Saturday, 10 January 2015

Boko Haram killed over 2000 Nigerians in 2014

The Amnesty International has described the January 3 attack on Baga community in Borno State as the deadliest in the history of Boko Haram's over five-year reign of terror in the North-East of Nigeria, saying about 2,000 people may have been killed in the incident.
AI, in a statement on Friday, said it had reports of the town being razed to the ground, leaving around 2,000 people dead in the process.
A researcher for Amnesty International in Nigeria, Daniel Eyre, said, 'The attack on Baga and surrounding towns looks as if it could be Boko Haram's deadliest act in a catalogue of increasingly heinous attacks carried out by the group.
'If reports that the town was largely razed to the ground and that hundreds or even as many as two thousand civilians were killed are true, this marks a disturbing and bloody escalation of Boko Haram's ongoing onslaught against the civilian population.'
'We are currently working to find out more details of what happened during the attack on Baga and the surrounding area. This attack reiterates the urgent need for Boko Haram to stop the senseless killing of civilians and for the Nigerian government to take measures to protect a population who live in constant fear of such attacks,' Eyre added.
Since 2009 when the sect began its deadly campaign, targeting civilians and military personnel through raids and bomb attacks, scores of lives have been lost. According to United States-based Council on Foreign Relations, more than 10,000 were killed by the group last year alone, many of them children and old people.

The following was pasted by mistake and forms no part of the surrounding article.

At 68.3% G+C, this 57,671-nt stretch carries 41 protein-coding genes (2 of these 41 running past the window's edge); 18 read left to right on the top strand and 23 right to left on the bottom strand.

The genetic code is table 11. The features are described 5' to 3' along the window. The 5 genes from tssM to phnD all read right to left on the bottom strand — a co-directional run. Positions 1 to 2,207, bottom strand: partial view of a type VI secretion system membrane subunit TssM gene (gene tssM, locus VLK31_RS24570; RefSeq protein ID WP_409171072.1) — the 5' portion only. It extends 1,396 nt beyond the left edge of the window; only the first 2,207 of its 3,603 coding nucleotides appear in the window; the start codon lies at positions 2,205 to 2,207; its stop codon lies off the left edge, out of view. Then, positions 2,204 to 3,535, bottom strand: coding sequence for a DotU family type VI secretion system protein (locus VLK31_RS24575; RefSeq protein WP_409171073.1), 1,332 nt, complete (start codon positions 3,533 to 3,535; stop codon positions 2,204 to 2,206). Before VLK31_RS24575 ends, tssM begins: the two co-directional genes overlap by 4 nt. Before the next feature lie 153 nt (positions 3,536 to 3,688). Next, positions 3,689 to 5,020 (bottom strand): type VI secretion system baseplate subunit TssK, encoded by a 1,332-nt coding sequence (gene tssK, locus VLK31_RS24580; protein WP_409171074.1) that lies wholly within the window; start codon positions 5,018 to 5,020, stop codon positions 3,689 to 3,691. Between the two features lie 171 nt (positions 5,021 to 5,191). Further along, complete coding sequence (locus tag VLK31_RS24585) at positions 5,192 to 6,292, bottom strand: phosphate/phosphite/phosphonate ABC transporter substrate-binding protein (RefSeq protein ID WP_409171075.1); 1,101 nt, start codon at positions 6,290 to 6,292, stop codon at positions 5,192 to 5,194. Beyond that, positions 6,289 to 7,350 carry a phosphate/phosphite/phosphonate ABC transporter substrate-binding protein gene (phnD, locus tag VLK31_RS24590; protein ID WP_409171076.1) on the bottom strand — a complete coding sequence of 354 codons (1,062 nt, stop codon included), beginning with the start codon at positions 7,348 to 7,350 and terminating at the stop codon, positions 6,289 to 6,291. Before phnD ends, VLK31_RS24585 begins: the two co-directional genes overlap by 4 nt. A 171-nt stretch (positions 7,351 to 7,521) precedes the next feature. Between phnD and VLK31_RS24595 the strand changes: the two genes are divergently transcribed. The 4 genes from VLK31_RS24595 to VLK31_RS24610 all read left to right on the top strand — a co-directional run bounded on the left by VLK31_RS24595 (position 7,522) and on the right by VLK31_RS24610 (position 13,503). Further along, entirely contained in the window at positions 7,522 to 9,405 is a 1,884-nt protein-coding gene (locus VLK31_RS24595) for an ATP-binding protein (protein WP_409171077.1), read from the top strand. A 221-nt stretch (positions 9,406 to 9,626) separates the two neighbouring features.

Meanwhile, shooting and heavy artillery fire were heard on the outskirts of Damaturu on Friday, Reuters reported. No further details were given as of the time of filing this report.
It will be recalled that suspected Boko Haram militants raided Damaturu, Yobe State, 130km from Maiduguri, Borno State in early December last year.
The United Nations refugee agency on Friday reported that some 7,300 Nigerian refugees had arrived in western Chad in the past 10 days, fleeing attacks by insurgents on Baga town and surrounding villages in North-East Nigeria.
The UNHCR spokesperson, Adrian Edwards, said UNHCR teams in Chad were at the border and seeking more information on the new arrivals and their needs.
The attack this week on Baga left hundreds of people dead, according to media reports, and forced most of its surviving inhabitants to flee.
The newly arrived refugees in Chad are staying with local communities in villages around 450 kilometres north-west of the capital, N'Djamena. The Chadian government has requested the assistance of aid agencies to help the refugees. Agency report

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